Thursday, 20 August 2020

HR Ballast Wagon No. 2745

 No. 2745 built 1901/2

No.2745 with ballast load and modified buffers with end-door stops added.


In early 2018 a Highland Railway Society member sponsored the production of a short run of cast resin ballast wagon bodies which were well mastered and cast by JLTRT, they  were accompanied by an etch for the W irons and brake gear. I missed these at the time, being too busy with other projects, though I managed to acquire recently what must have been one of the last resin bodies available, though without the etch which I believe was rather wayward in any case, a “curates egg“ according to one comment I read at the time. 

The resin body was crisply moulded and promised a less laborious path to a ballast wagon than my previous all metal conversion. I added the fine chains that held the staples that fasten the sides in place from twisted fine wire. I made the brake lever and the support bracket, on which it pivots, and made a similar support for the Drummond both-sides brake handle. These parts were made from o.45 nickle silver sheet and were glued into slots cut in the underside of the solebar. I used sprung w-irons from Slaters, white metal springs from Invertrain, axle boxes from Lochgorm and sprung 3-link couplings from CPL, so an eclectic assortment of fittings went into completing the model. All metal to resin joints where practical were pinned and glued for security.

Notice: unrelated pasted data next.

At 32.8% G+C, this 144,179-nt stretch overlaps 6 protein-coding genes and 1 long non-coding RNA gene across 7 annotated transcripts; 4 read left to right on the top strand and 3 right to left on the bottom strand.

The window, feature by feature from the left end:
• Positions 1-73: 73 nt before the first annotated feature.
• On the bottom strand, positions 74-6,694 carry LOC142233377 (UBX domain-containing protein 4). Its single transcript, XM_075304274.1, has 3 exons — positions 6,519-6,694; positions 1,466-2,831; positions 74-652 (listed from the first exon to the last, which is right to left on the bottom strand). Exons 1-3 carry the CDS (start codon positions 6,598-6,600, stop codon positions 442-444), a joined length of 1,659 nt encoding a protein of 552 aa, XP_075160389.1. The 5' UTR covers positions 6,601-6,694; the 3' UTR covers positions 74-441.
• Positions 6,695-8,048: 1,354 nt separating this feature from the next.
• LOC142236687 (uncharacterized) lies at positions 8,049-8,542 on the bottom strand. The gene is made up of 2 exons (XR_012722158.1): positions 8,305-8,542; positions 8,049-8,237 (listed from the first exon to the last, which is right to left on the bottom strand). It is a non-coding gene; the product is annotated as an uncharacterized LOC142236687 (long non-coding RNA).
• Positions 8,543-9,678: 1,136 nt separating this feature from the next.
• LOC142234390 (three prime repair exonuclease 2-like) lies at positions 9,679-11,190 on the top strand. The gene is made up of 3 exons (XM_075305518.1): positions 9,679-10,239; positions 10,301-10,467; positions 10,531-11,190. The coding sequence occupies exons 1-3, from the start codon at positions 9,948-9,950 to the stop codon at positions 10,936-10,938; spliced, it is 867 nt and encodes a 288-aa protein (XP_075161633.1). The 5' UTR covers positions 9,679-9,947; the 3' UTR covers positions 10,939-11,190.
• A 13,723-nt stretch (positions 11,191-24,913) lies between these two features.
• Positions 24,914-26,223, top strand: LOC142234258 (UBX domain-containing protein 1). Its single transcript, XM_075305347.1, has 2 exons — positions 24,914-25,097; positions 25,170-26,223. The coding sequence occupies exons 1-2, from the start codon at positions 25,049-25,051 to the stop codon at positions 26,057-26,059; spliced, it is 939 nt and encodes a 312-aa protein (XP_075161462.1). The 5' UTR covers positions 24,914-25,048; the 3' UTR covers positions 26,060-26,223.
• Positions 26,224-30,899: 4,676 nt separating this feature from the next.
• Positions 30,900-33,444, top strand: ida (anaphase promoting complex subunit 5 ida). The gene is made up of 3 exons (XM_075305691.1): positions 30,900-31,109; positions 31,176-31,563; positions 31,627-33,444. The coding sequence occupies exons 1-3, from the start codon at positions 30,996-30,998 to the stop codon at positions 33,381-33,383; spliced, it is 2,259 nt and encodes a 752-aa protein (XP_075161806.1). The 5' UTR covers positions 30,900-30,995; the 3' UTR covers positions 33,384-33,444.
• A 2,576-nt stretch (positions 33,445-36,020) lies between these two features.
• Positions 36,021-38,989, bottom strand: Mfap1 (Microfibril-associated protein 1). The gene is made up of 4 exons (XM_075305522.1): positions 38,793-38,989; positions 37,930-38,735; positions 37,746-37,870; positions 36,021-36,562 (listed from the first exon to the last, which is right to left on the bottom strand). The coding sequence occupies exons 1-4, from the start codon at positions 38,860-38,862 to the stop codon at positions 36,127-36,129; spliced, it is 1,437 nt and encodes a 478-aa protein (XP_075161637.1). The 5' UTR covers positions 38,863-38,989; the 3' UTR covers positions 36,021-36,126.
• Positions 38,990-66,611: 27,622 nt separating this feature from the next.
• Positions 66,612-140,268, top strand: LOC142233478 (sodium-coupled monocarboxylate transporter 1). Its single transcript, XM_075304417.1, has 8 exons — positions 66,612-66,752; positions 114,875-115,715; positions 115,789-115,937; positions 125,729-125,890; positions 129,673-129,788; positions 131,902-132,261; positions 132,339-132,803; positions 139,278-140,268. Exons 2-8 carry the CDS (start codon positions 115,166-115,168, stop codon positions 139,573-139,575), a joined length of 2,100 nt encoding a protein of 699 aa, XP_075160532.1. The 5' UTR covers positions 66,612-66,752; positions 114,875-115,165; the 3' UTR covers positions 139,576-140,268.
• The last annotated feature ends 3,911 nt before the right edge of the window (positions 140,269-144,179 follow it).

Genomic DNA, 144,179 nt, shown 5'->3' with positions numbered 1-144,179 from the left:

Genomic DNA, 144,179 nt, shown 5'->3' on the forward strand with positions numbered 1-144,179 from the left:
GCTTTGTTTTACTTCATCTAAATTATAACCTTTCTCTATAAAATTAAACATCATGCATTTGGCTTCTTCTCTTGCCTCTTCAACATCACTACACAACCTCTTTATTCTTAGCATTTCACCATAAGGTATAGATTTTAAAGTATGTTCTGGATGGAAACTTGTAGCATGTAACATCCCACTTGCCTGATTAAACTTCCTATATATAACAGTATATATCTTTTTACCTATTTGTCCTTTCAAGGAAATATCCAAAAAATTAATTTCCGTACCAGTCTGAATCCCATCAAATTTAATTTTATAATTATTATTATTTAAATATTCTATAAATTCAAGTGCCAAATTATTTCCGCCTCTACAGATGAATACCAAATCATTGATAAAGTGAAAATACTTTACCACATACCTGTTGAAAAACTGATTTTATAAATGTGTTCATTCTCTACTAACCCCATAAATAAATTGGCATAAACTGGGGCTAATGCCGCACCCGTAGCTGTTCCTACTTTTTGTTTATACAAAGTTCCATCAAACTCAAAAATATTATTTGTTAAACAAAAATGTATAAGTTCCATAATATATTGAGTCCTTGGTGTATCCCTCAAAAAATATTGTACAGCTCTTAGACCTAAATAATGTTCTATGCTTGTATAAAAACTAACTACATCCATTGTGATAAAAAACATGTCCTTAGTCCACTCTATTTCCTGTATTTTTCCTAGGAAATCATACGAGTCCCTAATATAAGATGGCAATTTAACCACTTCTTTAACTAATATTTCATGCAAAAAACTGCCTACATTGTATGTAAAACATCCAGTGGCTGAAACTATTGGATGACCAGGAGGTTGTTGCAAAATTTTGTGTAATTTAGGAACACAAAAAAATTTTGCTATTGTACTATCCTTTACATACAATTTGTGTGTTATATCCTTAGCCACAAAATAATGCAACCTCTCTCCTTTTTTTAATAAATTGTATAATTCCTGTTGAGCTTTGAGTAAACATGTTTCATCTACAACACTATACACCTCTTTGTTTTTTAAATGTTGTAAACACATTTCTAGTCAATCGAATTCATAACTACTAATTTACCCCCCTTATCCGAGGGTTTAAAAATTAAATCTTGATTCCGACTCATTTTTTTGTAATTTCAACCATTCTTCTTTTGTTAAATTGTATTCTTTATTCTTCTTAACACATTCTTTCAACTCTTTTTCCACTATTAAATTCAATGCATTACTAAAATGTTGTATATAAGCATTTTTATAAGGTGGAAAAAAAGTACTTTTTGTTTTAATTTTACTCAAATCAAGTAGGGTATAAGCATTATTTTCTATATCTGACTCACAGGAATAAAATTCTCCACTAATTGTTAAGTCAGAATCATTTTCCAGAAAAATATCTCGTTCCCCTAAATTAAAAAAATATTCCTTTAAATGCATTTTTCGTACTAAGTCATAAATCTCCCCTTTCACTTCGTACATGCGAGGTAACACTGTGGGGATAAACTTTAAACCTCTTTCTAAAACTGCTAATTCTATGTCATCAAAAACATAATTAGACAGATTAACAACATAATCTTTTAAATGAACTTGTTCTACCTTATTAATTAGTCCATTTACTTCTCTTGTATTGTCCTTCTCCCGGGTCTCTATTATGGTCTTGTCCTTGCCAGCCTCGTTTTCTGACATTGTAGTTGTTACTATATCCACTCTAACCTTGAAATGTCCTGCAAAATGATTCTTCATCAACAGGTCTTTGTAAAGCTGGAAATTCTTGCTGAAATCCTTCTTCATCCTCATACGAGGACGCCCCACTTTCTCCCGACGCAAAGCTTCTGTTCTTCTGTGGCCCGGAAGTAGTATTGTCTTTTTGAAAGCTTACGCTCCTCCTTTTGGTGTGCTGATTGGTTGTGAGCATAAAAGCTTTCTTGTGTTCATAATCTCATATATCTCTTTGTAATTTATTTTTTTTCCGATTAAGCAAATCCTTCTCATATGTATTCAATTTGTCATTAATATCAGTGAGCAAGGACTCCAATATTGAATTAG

I decided that this wagon would not only complement 2525 but would contrast nicely with it if it was provided with a ballast load. I made this from Milliput which was shaped to fit inside the wagon as a former to which the actual ballast was glued with woodwork glue, this was Carrs' Ballast 7mm Light Grey. I glued lead sheet under the wagon bed to bring the weight up to 150g, equal to the weight of the all-metal version.